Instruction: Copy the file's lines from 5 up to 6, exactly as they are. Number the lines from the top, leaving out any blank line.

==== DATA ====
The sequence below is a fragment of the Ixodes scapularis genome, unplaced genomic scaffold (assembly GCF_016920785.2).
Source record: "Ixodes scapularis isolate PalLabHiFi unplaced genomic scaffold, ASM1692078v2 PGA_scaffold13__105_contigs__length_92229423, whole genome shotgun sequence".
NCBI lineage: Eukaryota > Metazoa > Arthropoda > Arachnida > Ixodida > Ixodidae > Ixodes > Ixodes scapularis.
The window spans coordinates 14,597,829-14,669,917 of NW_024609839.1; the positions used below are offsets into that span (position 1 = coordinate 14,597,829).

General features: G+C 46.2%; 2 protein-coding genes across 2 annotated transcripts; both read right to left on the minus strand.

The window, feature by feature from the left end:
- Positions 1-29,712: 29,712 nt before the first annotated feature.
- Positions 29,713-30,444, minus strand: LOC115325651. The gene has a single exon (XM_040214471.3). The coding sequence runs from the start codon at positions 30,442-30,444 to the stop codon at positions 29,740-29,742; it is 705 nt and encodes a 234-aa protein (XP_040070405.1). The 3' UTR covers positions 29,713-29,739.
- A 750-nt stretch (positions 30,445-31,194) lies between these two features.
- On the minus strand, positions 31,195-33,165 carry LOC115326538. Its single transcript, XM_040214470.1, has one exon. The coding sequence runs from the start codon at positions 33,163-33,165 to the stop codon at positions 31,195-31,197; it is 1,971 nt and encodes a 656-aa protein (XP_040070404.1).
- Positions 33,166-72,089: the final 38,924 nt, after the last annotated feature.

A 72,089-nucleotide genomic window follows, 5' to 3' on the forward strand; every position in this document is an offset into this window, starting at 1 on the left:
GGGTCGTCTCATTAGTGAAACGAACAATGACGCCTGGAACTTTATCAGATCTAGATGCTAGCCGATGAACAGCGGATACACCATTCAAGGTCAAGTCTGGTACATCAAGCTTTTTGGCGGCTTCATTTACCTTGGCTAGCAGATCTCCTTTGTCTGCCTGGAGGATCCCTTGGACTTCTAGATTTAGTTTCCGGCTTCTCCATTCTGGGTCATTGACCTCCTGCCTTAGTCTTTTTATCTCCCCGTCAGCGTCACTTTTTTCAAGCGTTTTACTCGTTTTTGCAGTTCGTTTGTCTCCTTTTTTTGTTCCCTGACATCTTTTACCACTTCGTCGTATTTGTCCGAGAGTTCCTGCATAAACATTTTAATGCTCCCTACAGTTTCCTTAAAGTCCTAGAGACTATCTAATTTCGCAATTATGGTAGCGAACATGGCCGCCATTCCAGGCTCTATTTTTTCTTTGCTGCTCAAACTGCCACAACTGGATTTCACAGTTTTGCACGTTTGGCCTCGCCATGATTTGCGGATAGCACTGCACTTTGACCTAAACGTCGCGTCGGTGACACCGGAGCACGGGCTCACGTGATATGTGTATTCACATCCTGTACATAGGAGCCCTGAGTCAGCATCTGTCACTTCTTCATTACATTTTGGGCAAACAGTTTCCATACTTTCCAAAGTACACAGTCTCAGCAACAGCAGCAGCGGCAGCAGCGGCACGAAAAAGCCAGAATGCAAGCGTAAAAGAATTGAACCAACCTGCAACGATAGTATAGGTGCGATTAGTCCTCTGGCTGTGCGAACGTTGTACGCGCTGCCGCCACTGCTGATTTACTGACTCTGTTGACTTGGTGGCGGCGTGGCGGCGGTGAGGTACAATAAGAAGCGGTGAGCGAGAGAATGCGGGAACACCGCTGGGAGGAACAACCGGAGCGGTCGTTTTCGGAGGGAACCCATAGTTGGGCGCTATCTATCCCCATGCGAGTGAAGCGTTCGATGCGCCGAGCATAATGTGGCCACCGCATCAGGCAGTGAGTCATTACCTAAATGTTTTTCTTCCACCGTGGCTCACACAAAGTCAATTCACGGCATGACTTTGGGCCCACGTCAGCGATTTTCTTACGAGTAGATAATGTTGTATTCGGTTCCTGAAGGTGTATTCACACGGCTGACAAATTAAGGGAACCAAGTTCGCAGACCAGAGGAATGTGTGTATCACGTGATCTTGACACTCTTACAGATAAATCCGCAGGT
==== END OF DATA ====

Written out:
General features: G+C 46.2%; 2 protein-coding genes across 2 annotated transcripts; both read right to left on the minus strand.

The window, feature by feature from the left end: